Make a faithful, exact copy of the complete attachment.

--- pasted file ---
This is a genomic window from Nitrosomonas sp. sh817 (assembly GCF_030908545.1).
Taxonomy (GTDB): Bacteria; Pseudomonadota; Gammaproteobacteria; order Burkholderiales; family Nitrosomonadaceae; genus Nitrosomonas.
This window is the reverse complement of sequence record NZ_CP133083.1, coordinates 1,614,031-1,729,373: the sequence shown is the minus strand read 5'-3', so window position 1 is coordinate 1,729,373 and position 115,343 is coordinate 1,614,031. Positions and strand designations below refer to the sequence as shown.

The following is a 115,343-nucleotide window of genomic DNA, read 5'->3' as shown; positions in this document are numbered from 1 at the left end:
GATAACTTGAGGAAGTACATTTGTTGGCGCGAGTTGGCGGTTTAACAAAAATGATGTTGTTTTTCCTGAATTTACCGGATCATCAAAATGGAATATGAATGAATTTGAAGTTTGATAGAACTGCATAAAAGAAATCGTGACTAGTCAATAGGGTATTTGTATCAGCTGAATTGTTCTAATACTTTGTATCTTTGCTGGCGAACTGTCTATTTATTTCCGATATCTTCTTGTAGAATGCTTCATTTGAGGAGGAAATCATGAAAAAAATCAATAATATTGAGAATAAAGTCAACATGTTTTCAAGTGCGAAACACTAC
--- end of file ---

This is a genomic window from Nitrosomonas sp. sh817 (assembly GCF_030908545.1).
Taxonomy (GTDB): Bacteria; Pseudomonadota; Gammaproteobacteria; order Burkholderiales; family Nitrosomonadaceae; genus Nitrosomonas.
This window is the reverse complement of sequence record NZ_CP133083.1, coordinates 1,614,031-1,729,373: the sequence shown is the minus strand read 5'-3', so window position 1 is coordinate 1,729,373 and position 115,343 is coordinate 1,614,031. Positions and strand designations below refer to the sequence as shown.

The following is a 115,343-nucleotide window of genomic DNA, read 5'->3' as shown; positions in this document are numbered from 1 at the left end:
GATAACTTGAGGAAGTACATTTGTTGGCGCGAGTTGGCGGTTTAACAAAAATGATGTTGTTTTTCCTGAATTTACCGGATCATCAAAATGGAATATGAATGAATTTGAAGTTTGATAGAACTGCATAAAAGAAATCGTGACTAGTCAATAGGGTATTTGTATCAGCTGAATTGTTCTAATACTTTGTATCTTTGCTGGCGAACTGTCTATTTATTTCCGATATCTTCTTGTAGAATGCTTCATTTGAGGAGGAAATCATGAAAAAAATCAATAATATTGAGAATAAAGTCAACATGTTTTCAAGTGCGAAACACTAC